The British Are Still (Too) Angry at America for Pulling Them Into Iraq

What's really behind U.K. antagonism toward their country's close relationship with the U.S.?

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British Prime Minister David Cameron speaks at the White House / Reuters

U.K. Prime Minister David Cameron's visit to Washington for a summit with President Barack Obama has gotten a lot of criticism from the British press. Why? It's not like the U.S. is Syria or something, and the two leaders have tended to get together pretty regularly throughout the years. 

But it seems Cameron has provoked a nasty bout of Britain's Blair-Regret Syndrome. 

"Such a cocaine rush of power could lead Britain to become the 51st state."

The memory of former Prime Minister Tony Blair, and the blame that many British still place on him for following George W. Bush into the Iraq war, lie just beneath the surface of the criticism of Cameron for even setting foot on Air Force One. "Washington hospitality is dangerously intoxicating to British prime ministers," The Guardian's Simon Jenkins began in his piece on the visit. The conservative-leaning Telegraph opened its criticism of the trip by having their political commentator, Peter Oborne, describe flying on Air Force One back in 1994. 

Air Force One is like an enormous and hugely expensive penthouse flat, with bedrooms, bathrooms, offices and expensively appointed drawing rooms, the prevailing colour of which is beige. There are no rows of seats of the sort one expects in an aeroplane. But by every armchair there was a telephone, so we could ring up whom we wished, anywhere in the world. At the end of the flight, we were given a pack of Air Force One playing cards as a souvenir. 

What's the point of this reminiscing? "It's easy to see why British prime ministers should find this seductive," continues Oborne. Note the plural in "prime ministers." Cameron is likely to find Air Force One seductive because Tony Blair did--and if Tony Blair hadn't been so wowed by Air Force One, maybe he wouldn't have taken his country into the Iraq war. 

As absurd as this may sound, this is exactly the assumption both of these prominent op-eds--one from a Labour-leaning paper, one leaning Conservative--seem to rest on, when you break it down. Jenkins follows up his first sentence about Washington's "intoxicating" hospitality by pointing out, "Tony Blair never recovered from his first 'Washington high' in 1998. Swivel-eyed after a White House banquet, he came home putting out feelers for a more palatial London residence and a 'Blair Force One' jet. American presidents could do no wrong after that. Now David Cameron is doing even better, with an invitation to fly in Air Force One itself. Such a cocaine rush of power could lead Britain to become the 51st state." 

Could it? Could it really? An over-eager Prime Minister well help the Americans annex their former colonial master? This "51st state" exaggeration may be popular shorthand, but the subjugation it implies appears to be a real fear, and you can see it in Oborne's op-ed as well. After describing the "pictures at the basketball game, the meeting between two very charismatic first ladies," and offering a token disclaimer that there would be "opportunity for a serious private conversation," Oborne argues that the visit "is also troubling, and it raises questions. In recent years Britain's allegiance to the United States has led us into two conflicts, Iraq and Afghanistan, which have been our worst military setbacks since Suez. These humiliations might have been worthwhile if the cause was good. But the post-9/11 wars have been fought in a way that has done hideous damage to Britain's reputation as a country that claims to value freedom and the rule of law."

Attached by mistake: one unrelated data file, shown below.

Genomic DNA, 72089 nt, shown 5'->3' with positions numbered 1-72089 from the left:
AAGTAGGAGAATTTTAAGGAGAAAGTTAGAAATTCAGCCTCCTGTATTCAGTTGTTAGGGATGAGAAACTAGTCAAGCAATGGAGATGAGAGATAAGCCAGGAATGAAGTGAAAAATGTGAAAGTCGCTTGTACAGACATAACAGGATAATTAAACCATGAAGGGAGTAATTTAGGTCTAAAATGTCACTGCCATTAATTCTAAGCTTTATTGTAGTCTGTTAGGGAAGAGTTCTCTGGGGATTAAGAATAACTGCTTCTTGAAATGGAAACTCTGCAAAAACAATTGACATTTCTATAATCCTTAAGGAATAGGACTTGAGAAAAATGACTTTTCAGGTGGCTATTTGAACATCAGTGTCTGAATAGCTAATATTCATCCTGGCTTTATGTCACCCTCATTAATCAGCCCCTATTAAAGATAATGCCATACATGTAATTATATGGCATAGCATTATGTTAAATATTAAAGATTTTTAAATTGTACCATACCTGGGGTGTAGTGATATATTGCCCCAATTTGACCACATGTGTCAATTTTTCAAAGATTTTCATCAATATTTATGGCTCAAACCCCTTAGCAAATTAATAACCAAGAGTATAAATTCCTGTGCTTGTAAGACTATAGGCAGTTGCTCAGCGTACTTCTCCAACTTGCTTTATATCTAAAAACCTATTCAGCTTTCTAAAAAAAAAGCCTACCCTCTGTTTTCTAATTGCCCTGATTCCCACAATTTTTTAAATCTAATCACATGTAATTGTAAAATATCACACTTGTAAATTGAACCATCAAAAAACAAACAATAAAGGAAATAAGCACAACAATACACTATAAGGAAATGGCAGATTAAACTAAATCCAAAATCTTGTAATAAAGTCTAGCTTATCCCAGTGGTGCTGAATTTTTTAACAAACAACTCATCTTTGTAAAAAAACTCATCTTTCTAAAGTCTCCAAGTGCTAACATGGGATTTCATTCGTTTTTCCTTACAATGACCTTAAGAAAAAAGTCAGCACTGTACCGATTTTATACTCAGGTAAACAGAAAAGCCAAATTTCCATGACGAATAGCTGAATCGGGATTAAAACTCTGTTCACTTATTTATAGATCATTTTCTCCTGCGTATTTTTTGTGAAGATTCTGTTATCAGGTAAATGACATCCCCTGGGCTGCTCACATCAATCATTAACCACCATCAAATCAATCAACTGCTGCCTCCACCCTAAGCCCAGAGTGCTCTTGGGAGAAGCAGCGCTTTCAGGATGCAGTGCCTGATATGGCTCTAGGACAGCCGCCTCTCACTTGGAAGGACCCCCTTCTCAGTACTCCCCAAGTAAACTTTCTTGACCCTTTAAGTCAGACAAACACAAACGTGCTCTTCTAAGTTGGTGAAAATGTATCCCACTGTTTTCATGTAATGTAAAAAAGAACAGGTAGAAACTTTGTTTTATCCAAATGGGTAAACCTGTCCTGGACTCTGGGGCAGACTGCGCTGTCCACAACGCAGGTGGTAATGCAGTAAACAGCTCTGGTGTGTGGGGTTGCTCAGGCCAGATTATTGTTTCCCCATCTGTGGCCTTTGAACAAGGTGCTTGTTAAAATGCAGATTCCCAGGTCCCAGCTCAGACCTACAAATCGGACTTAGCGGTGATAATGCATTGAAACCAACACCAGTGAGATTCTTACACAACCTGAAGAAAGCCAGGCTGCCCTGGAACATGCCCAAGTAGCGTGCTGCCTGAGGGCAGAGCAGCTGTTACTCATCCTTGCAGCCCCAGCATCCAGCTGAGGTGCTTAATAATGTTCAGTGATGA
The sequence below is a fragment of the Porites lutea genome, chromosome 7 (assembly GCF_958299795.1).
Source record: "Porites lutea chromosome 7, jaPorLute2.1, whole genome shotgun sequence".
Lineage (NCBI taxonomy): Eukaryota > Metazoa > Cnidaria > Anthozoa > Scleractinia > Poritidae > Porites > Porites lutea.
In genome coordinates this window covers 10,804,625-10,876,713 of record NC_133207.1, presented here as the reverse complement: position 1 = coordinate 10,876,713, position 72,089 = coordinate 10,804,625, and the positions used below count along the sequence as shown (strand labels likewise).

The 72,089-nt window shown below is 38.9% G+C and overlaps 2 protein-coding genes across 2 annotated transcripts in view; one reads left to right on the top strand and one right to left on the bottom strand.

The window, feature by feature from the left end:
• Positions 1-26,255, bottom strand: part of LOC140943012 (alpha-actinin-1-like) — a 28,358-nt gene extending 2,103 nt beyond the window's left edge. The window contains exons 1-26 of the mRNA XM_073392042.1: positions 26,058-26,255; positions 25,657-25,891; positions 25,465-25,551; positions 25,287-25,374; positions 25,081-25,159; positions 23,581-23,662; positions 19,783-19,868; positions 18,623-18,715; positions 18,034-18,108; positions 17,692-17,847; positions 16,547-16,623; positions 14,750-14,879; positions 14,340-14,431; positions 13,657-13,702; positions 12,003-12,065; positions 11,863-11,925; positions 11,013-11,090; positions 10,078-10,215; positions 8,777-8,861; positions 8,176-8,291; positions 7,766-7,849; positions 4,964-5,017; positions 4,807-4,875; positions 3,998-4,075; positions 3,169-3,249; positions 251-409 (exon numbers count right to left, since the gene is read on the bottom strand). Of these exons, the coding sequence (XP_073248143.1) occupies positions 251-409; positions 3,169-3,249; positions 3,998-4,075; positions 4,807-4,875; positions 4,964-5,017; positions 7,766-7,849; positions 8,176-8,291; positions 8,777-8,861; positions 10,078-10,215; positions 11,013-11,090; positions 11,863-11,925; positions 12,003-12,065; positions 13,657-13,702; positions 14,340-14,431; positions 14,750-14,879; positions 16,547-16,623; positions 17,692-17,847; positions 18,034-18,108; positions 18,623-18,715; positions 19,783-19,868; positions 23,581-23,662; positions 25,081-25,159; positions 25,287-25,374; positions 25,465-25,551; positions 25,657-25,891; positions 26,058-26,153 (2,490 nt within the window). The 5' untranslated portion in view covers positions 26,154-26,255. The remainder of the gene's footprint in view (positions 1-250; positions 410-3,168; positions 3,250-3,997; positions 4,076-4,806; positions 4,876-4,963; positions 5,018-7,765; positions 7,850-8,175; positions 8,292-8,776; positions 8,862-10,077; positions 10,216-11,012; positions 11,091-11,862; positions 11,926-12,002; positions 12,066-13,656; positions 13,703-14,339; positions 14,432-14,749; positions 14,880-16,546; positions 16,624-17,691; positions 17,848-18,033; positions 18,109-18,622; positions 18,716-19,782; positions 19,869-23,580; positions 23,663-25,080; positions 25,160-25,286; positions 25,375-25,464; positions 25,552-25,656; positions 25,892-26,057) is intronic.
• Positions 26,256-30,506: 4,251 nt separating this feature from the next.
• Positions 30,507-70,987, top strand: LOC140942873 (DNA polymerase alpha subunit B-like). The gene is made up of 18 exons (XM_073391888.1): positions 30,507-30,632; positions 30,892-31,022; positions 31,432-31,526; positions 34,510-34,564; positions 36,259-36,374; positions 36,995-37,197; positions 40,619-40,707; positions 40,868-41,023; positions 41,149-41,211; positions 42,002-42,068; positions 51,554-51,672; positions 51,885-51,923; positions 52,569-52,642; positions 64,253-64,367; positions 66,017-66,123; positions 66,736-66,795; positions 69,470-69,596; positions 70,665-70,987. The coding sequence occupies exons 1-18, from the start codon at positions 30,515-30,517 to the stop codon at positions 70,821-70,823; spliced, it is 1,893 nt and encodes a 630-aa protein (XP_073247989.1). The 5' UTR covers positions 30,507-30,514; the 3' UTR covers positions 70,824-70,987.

Jenkins and Oborne have a legitimate beef with their prime ministers over seeming too quick to agree with American presidents. They've got a legitimate beef about the wars in Iraq and Afghanistan having been bungled. But this is just silly. 

To start with, it's possible to be against most or all of what's gone on in Afghanistan and to still acknowledge that entering the conflict may have seemed right at the time to Blair. The year 2001 may feel like a long way off right now, so perhaps it's hard to remember how, for a while, taking out the Taliban did appear to be plausibly in the best interests of multiple countries, not just the U.S. The Afghan was sheltering a man who had just organized the worst terrorist attack in history, one that had stunned the entire world, and had no intention of giving him up. Neither did it have any intention of dealing with the multiple Al-Qaeda bases within Afghanistan. Finally, Article 5 of the Washington Treaty that established NATO already laid out the path for the British to take: "The Parties agree that an armed attack against one or more of them in Europe or North America shall be considered an attack against them all [...]"

Presented by

Heather Horn is a former senior associate editor at The Atlantic.

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